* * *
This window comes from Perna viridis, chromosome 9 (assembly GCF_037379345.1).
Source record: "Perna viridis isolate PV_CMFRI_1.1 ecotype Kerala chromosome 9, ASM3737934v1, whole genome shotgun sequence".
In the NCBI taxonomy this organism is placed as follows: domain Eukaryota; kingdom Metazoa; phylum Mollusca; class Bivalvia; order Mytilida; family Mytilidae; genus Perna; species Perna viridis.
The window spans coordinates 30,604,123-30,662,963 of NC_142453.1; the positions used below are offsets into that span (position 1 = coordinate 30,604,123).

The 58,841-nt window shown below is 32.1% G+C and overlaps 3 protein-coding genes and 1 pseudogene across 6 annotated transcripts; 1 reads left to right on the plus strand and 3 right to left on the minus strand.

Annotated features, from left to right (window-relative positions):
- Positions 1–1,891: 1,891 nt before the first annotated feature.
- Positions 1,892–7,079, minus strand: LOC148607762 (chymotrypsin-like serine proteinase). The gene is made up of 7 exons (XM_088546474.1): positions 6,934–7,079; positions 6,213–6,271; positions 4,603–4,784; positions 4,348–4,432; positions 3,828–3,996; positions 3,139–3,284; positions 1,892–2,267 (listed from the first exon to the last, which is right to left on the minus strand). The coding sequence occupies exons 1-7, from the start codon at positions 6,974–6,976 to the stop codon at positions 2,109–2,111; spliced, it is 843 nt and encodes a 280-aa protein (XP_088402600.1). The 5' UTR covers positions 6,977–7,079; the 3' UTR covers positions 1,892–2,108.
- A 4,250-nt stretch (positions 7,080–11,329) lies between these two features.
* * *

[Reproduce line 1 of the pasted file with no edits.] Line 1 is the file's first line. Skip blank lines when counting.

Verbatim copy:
This window comes from Perna viridis, chromosome 9 (assembly GCF_037379345.1).